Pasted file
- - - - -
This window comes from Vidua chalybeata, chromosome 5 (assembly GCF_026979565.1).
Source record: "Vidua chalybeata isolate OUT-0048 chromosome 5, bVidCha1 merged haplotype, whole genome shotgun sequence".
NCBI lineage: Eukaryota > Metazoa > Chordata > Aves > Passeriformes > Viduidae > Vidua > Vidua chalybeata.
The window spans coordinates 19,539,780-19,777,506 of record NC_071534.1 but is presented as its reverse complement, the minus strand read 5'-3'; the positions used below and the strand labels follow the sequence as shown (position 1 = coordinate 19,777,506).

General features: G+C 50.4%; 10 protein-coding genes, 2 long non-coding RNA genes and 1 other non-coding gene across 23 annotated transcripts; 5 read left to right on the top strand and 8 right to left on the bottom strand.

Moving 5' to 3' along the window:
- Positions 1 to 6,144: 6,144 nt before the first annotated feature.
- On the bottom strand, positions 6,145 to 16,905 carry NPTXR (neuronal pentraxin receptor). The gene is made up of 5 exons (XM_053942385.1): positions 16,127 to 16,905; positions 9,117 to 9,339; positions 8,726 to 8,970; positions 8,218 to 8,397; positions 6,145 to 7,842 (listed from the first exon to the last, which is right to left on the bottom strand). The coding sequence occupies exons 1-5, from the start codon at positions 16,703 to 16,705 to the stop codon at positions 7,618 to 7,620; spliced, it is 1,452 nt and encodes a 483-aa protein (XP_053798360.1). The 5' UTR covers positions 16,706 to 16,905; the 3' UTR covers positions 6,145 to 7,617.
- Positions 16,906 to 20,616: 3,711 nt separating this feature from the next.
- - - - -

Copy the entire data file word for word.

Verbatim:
This window comes from Vidua chalybeata, chromosome 5 (assembly GCF_026979565.1).
Source record: "Vidua chalybeata isolate OUT-0048 chromosome 5, bVidCha1 merged haplotype, whole genome shotgun sequence".
NCBI lineage: Eukaryota > Metazoa > Chordata > Aves > Passeriformes > Viduidae > Vidua > Vidua chalybeata.
The window spans coordinates 19,539,780-19,777,506 of record NC_071534.1 but is presented as its reverse complement, the minus strand read 5'-3'; the positions used below and the strand labels follow the sequence as shown (position 1 = coordinate 19,777,506).

General features: G+C 50.4%; 10 protein-coding genes, 2 long non-coding RNA genes and 1 other non-coding gene across 23 annotated transcripts; 5 read left to right on the top strand and 8 right to left on the bottom strand.

Moving 5' to 3' along the window:
- Positions 1 to 6,144: 6,144 nt before the first annotated feature.
- On the bottom strand, positions 6,145 to 16,905 carry NPTXR (neuronal pentraxin receptor). The gene is made up of 5 exons (XM_053942385.1): positions 16,127 to 16,905; positions 9,117 to 9,339; positions 8,726 to 8,970; positions 8,218 to 8,397; positions 6,145 to 7,842 (listed from the first exon to the last, which is right to left on the bottom strand). The coding sequence occupies exons 1-5, from the start codon at positions 16,703 to 16,705 to the stop codon at positions 7,618 to 7,620; spliced, it is 1,452 nt and encodes a 483-aa protein (XP_053798360.1). The 5' UTR covers positions 16,706 to 16,905; the 3' UTR covers positions 6,145 to 7,617.
- Positions 16,906 to 20,616: 3,711 nt separating this feature from the next.